County of Marin - News Releases - Tenant Protections

For Immediate Release
April 28, 2020

County Helps Prevent Displacement of Renters

More time provided for tenants to resolve back payments during COVID-19

San Rafael, CA – In a move to further protect renters from evictions during the COVID-19 public health emergency, the Marin County Board of Supervisors passed a resolution April 28 to address the urgent financial needs of Marin’s most vulnerable tenants and prevent homelessness.

An exterior view of a row of apartments in Marin County.About 36% of Marin residents are renters. Because of the severe shortage of affordable housing and the COVID-19 pandemic causing the loss of jobs, many renters are at high risk for homelessness.
The new resolution amends a March 24 moratorium on evictions and builds upon actions taken by Governor Gavin Newsom and the Judicial Council of California in the past month, including extending the deadline for a tenant to formally respond to an eviction complaint from five days to 60 days. The state order also prohibits residential evictions for tenants who demonstrate that nonpayment of rent is directly caused by the public health emergency. Both state orders are in effect through May 31.

The Board of Supervisors’ amended resolution of April 28 aligns County policy with the state policy and clarifies definitions in the earlier resolution. Evictions prompted by the loss of income related to COVID-19 are prohibited through May 31, and renters have up to 90 days after the expiration of the resolution to repay back rent.

Landlords may seek payment of unpaid rent after the expiration of the local emergency, but they may not charge late fees. The resolution applies to all of Marin, including cities, towns, and unincorporated areas.

Supervisors Damon Connolly and Kate Sears, members of the Board’s subcommittee on affordable housing, both emphasized the need to strike balances between tenant and landlord concerns and for good communication options to help resolve rent issues.

Connolly said the new policy was well informed by outreach with nonprofit tenant groups, County staff, attorneys, and a local landlord association. “It has underscored the importance we see in ongoing communication and negotiation between landlords and tenants,” he said. “We’ve actually built that expectation into this revised ordinance going forward.”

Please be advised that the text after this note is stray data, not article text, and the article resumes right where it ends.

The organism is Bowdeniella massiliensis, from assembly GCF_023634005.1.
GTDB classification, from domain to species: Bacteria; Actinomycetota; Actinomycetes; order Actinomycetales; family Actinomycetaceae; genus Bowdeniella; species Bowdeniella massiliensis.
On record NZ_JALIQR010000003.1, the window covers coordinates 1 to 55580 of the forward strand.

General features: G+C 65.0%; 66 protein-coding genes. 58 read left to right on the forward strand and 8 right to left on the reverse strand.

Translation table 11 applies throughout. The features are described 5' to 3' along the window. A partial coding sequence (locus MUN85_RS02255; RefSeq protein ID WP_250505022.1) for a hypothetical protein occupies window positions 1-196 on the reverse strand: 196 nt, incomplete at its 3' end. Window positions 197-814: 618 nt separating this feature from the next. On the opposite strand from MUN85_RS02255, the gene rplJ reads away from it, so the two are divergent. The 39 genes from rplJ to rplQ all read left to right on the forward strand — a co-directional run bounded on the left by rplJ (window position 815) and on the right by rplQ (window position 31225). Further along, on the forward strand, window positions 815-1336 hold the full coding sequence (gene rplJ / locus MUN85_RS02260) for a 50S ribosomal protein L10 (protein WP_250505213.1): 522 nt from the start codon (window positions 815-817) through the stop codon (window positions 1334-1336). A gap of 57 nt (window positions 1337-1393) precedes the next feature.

Sears said the Board received comments from struggling tenants asking for a longer time period to allow payment of back rent. “We are really encouraging landlords and tenants to have conversations with each other and not start off on a polarized or antagonistic position,” she said. “…That, ultimately, is what is going to be the path forward, where landlords and tenants come up with repayment plans that may work well in the 90-day period or if they can agree on longer.”

COVID-19 is causing, and is expected to continue to cause, serious negative impacts on the Marin economy and to residents. Additionally, with Marin’s severe shortage of affordable rental housing, some residents are at high risk for homelessness, and in turn, less equipped to mitigate the risks associated with the virus. About 36% of Marin’s residents are renters.

The California State Judicial Council suspended actions on eviction cases April 6, preventing courts from issuing a summons on a tenant or to enter a judgment against a tenant who hasn’t responded to a summons. All judicial foreclosures have been postponed at least 60 days.

The District Attorney’s Office has a consumer mediation division that helps resolve any sort of dispute, including landlord-tenant problems during the COVID-19 pandemic. The service is free to both parties. More information is on the DA’s webpage. Also, the County requires mediation upon request of either a tenant or landlord when an annual rent increase of more than 5 percent is being sought by a landlord for rentals in the unincorporated sections of Marin.

On March 24, the Board approved a new local relief fund partnership with the Marin Community Foundation (MCF) to address the most urgent safety-net needs. Initially, both parties contributed $500,000 each to the fund, but the money was quickly depleted as residents appealed for help with rent. The County and MCF granted another $500,000 each on April 21 and are using the assistance of selected local nonprofits to disseminate the fund to the neediest populations. The County anticipated awarding all $938,000 of the CARES-Act Community Development Block Grant funds which are designated to Marin to rental assistance which will benefit low income families and individuals and local landlords.

Since March 18, the federal government has enforced a foreclosure and eviction moratorium for single family homeowners with FHA-insured mortgages for 60 days, a period that ends May 17.


Leelee Thomas
Deputy Director, Housing and Federal Grants Division
Community Development Agency

3501 Civic Center Drive
Suite 308
San Rafael, CA 94903
(415) 473-6697
Email: Leelee Thomas
Affordable Housing webpage